Monday, June 2, 2014

Love Amidst The Madness!

Like many stories that Jack Kirby scripted for Marvel during his return to the company in the late 1970s, the story in Captain America #198 is something of a mixed blessing. Kirby often had his heart in the right place when writing the dialog for the stories he would create, and that truly comes across as this story plays out--even though the thought of Kirby putting Cap into the middle of a Love Story-themed issue and assuming the Oliver Barrett role must seem like an atrocious one. For what it's worth, Kirby only adapts certain elements of the film (including, of course, its eye-catching title), and crafts an interlude of sorts in his ongoing Madbomb arc--though an interlude very nicely woven into the urgency of the main story's hunt for the Madbomb's inventor.

You may be surprised at how well it all works. Even re-reading this issue a number of years after its initial publication, I kept remarking to myself on certain aspects to Kirby's style of storytelling:  how well certain scenes were placed... how integral Kirby is making the Falcon both to his partnership with Cap and to the book itself... the interesting notion of a joint U.S. Army/SHIELD operation... the excellent use of shadow... how well it works to make Cap's "love interest" the daughter of the conspiracy guy they're trying to nab. And as for Cap's interaction with the woman he meets, I admit to steeling myself for what I thought was going to be a very awkwardly handled and excruciating set of scenes with the two of them, given Kirby's flowery prologue to the story on page one; but instead, I found myself sympathizing with Carol Harding, a terminally ill woman whose story might have come across quite maudlin without the Madbomb threat to take center stage and give it perspective.

Once the story ends, you can find yourself taking different meaning from Kirby's opening narrative and the signals you feel it's sending--particularly the way it seems to imply that the story you'll be reading is going to come to a grinding halt as this entire issue focuses on a romantic rendezvous for Cap:

Even Kirby seems to have had an afterthought, and inserted the blurb about the Falcon so that readers would know this story wouldn't be all hearts and flowers. In fact, I'd say the "love story" (and you'll find even that is misleading) only takes up about one-third of the issue. That's not to say that Cap and Carol don't have their moments--it's just that they won't require the string section you might be expecting.

The story begins where the prior issue left off--with Cap, Falc, and an Army task force mopping up the conspirator installation where the final Madbomb had been built. Unfortunately, the device itself escapes their grasp:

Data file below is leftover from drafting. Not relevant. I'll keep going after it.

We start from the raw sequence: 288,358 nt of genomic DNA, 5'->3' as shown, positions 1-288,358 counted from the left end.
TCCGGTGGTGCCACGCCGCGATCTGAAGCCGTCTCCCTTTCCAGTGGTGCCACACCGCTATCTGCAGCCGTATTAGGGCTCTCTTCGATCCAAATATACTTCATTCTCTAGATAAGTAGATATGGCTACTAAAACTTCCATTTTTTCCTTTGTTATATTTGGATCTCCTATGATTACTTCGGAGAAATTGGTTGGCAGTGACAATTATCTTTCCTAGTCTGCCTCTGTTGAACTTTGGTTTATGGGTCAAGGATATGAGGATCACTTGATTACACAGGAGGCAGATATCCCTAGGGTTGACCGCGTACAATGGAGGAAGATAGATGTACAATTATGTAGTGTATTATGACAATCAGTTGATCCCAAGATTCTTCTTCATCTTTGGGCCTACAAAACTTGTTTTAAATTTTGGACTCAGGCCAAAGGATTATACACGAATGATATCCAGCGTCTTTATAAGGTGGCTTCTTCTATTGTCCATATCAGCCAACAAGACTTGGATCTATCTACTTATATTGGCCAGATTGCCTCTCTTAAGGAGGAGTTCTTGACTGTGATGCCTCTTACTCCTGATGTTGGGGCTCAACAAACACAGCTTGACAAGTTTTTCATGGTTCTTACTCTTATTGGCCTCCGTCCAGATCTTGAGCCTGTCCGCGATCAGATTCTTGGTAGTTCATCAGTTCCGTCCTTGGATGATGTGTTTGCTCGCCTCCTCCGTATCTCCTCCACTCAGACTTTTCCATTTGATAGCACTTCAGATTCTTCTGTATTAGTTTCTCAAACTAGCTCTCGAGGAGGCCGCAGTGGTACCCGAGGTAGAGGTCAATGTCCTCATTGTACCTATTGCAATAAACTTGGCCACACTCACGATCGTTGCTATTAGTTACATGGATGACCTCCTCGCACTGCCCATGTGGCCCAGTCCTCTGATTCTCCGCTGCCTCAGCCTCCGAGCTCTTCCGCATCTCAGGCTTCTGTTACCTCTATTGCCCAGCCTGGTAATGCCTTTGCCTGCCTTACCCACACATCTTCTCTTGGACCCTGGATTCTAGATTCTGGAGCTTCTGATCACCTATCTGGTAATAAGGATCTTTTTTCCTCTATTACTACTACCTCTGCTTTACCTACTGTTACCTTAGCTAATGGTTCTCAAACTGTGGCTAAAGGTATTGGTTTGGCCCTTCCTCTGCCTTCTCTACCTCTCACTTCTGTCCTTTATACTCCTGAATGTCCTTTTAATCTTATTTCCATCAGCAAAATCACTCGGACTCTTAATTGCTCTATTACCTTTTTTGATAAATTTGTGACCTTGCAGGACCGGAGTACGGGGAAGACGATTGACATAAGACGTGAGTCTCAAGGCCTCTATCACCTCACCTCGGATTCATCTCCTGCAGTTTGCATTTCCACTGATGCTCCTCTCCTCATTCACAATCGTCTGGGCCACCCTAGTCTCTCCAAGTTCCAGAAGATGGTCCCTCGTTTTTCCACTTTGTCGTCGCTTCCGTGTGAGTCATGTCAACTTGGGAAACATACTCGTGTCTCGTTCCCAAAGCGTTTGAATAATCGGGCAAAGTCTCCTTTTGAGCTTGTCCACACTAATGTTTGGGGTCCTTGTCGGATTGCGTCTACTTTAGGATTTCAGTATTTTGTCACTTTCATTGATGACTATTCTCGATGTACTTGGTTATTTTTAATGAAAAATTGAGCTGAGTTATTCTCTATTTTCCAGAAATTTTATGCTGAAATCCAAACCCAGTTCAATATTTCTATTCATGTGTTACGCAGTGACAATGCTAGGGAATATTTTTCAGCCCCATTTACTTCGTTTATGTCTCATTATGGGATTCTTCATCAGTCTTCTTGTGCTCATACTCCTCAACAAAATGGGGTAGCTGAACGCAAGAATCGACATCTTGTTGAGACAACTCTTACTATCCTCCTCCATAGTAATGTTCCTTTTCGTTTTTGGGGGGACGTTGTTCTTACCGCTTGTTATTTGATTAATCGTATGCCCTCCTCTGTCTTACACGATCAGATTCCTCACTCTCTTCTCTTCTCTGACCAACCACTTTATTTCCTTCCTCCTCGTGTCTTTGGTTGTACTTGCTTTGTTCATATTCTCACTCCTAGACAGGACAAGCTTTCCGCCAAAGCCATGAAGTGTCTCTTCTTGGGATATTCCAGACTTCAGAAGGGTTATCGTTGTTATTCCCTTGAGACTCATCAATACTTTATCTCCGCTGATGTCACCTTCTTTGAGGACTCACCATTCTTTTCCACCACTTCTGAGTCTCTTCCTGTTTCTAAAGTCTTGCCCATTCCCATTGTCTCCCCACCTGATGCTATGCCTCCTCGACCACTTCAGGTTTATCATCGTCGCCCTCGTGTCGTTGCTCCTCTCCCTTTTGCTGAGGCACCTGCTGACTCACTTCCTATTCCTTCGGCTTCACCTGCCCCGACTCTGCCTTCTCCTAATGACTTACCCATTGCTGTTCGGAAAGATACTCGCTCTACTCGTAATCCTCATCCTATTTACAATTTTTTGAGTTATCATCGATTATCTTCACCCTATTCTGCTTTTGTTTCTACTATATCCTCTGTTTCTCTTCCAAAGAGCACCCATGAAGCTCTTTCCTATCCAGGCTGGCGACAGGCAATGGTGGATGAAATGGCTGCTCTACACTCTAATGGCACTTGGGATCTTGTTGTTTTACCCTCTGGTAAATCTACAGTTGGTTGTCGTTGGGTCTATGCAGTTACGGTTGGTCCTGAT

Following the hectic events of the past few issues, it's a lull that allows everyone to regroup and plan their next step. Fortunately, with time of the essence now that the conspirators are being actively hunted and could likely move up their timetable, a lead presents itself in the form of Mason Harding:

We then get some background on Harding, who is indeed involved in the conspiracy but who diligently tends to his bedridden daughter, Carol:

It's difficult to be certain from this scene, but we're given the impression from Harding's interaction with his "security" that he's seen his involvement in this situation spiral out of control, to the point of his daughter being possibly endangered during its final stages. He doesn't seem to us at first glance to be a man acting out of malice, but rather a man in over his head. That allows us to sympathize with both him as well as Carol--a woman who, regardless of whatever treatment her father is providing for her, has a dim outlook on her life.

Unknown to anyone at this estate, SHIELD agents have arrived with Cap and the Falcon, in order to make preparations for capturing Harding. But, as Cap enters the house to reconnoiter, he realizes that the discovery of Carol may hinder their plans to take the estate by force:

The notion that Carol might not recognize Captain America, of all people, is difficult to take at face value, unless she's been the most incredibly insulated bedridden adult patient in history. But Kirby's narrative does a fair job of glossing over something that must surely have struck some readers as odd; and it's fairly important that at this point in the story, Carol relate to Cap not as "Captain America," but as a stranger who elicits her trust and interest. It's asking a lot, with this man's unmistakable uniform and shield practically saluting in every panel--but, as the saying goes, we become lost in the moment:

It's a brief talk between the two, but it's probably enough of a development to make Cap realize that reconnaissance of the rest of the house has become moot, given Carol's presence and how any plans to raid the estate must be altered accordingly.

We can also see (and gratifyingly so, out of a sense of realism) that this is no "relationship" that has sprung up between the two in the span of only a few minutes, but simply Cap consoling this lonely woman and not alarming her as to the true nature of her "security men." And he extends that compassion for her by making her a part of the plan that's already formed in his mind to see to her safety, with Carol herself providing the key: